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Government set back over Independent Living Fund
I was part of a successful legal challenge to the Tory-Lib Dem government decision to close the Independent Living Fund (ILF) by April 2015. With four other users of the ILF, we brought the challenge to the Appeal Court in London.
The ILF has existed since 1988. Through a central government grant it provides significant financial support towards the care packages of about 18,000 disabled people with either a significant physical impairment or learning disability.
A unanimous ruling by three senior judges has quashed the decision made by disabled people's minister Esther McVey in December 2012. Her replacement Mike Penning will now have to reconsider the government's approach to this issue.
The Appeal Court concluded the Public Sector Equality Duty was breached because McVey did not properly consider the impact that closure would have on ILF users.
Last week the Department for Work and Pensions (DWP) announced the government will not challenge this ruling in the Supreme Court.
Whatever decision Penning makes, he will have to demonstrate the government understands both the nature of its duties under the Equality Act 2010 and the impact any decision now made will have.
TUC demo in Manchester: 50,000 march against Tories demanding action on NHS, photo Paul Mattsson (Click to enlarge)
But the Appeal Court rejected the challenge to the consultation process which preceded the final decision to close the fund. Therefore Penning and the DWP could move quickly to reaffirm the original decision to close the ILF.
For those ILF users and their families committed to opposing the closure of the fund, and the carers and disabled people's organisations who have publicly opposed closure, it is vital that the small window of opportunity now available is exploited to the full.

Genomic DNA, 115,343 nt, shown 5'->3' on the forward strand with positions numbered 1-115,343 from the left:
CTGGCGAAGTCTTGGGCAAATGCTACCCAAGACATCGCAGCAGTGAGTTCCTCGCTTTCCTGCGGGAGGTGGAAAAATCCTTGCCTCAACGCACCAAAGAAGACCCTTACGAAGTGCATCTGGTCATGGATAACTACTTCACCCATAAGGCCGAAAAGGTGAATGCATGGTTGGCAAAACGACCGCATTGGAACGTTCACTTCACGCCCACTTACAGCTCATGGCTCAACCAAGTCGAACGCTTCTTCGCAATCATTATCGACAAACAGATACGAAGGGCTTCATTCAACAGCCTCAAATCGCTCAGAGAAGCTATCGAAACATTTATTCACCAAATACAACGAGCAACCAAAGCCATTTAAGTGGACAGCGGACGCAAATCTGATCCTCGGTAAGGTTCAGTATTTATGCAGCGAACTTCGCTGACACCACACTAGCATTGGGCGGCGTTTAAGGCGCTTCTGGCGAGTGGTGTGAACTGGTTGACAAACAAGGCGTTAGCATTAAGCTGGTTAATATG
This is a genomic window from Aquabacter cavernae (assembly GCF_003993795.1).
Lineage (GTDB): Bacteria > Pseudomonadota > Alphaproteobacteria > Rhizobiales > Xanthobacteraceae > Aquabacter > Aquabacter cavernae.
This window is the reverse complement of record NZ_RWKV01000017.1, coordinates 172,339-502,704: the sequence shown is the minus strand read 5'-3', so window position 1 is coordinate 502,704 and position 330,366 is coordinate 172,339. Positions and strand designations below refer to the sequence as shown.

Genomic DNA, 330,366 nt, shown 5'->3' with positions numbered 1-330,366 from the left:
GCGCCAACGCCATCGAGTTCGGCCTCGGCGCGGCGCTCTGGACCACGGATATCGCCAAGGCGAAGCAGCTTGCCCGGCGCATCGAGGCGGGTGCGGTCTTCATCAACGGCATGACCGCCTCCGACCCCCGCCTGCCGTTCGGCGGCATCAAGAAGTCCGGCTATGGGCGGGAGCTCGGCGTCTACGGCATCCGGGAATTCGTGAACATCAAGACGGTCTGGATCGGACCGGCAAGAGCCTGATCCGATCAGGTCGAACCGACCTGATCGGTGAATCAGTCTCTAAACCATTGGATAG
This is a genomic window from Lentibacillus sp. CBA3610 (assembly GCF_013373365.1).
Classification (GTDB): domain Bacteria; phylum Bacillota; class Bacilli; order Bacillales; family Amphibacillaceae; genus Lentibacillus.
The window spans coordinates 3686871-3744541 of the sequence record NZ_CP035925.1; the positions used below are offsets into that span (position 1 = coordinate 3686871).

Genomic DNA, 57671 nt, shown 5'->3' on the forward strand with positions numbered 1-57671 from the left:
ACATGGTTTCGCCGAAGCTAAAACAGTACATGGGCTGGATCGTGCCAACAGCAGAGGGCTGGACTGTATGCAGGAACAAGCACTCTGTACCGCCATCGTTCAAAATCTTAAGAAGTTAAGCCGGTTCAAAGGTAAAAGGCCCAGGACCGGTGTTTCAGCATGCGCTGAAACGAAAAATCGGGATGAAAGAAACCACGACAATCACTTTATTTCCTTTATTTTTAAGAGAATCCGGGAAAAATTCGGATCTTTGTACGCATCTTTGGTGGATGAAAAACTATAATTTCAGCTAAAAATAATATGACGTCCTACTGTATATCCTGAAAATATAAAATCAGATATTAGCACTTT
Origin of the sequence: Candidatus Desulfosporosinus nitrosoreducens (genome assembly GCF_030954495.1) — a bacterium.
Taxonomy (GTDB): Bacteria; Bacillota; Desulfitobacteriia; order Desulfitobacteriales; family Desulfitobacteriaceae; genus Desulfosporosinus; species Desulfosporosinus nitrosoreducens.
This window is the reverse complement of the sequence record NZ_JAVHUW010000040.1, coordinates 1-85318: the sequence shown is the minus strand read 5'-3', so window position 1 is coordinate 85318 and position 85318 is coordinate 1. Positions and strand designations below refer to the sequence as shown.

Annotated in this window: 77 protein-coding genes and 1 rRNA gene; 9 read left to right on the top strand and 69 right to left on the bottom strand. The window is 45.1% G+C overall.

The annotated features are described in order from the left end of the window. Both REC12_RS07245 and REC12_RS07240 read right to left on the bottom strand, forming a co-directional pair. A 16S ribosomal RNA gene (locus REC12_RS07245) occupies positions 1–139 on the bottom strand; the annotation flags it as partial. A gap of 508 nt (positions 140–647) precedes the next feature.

A clear demand is needed for the government to not only stop the closure of the fund, but re-open it to new applicants. It must have adequate funding to meet disabled people's full personal assistance requirements based on an individual assessment of need.
Both Penning and Labour's shadow disabled people's minister Kate Green will be attending a Just Fair Consortium event in Parliament on 26 November which will focus on independent living rights.
This will be an opportunity to demand that both Penning and Green commit their parties to support a long-term future for the fund and stop its current run-down in preparation for the implementation of the far-reaching Care Bill when it becomes law.
Given that both parties are committed to austerity measures, it is vital that plans are laid now for a UK-wide campaign which encourages disability organisations and ILF users and their families to set-up local campaign groups that can use protests, lobbying and other campaigning tactics to oppose closure.
Linking up with PCS and other trade unions will be crucial.
Any campaign needs to recognise that online petitions, letter-writing and calls for equality or cumulative impact assessments alone will be blunt tools if the government reaffirms its support for the fund's closure.
Closure will mean some current ILF users having to oppose any move by their local council and Clinical Commissioning Group to move them into a nursing home from 2016.
In The Socialist 13 November 2013:
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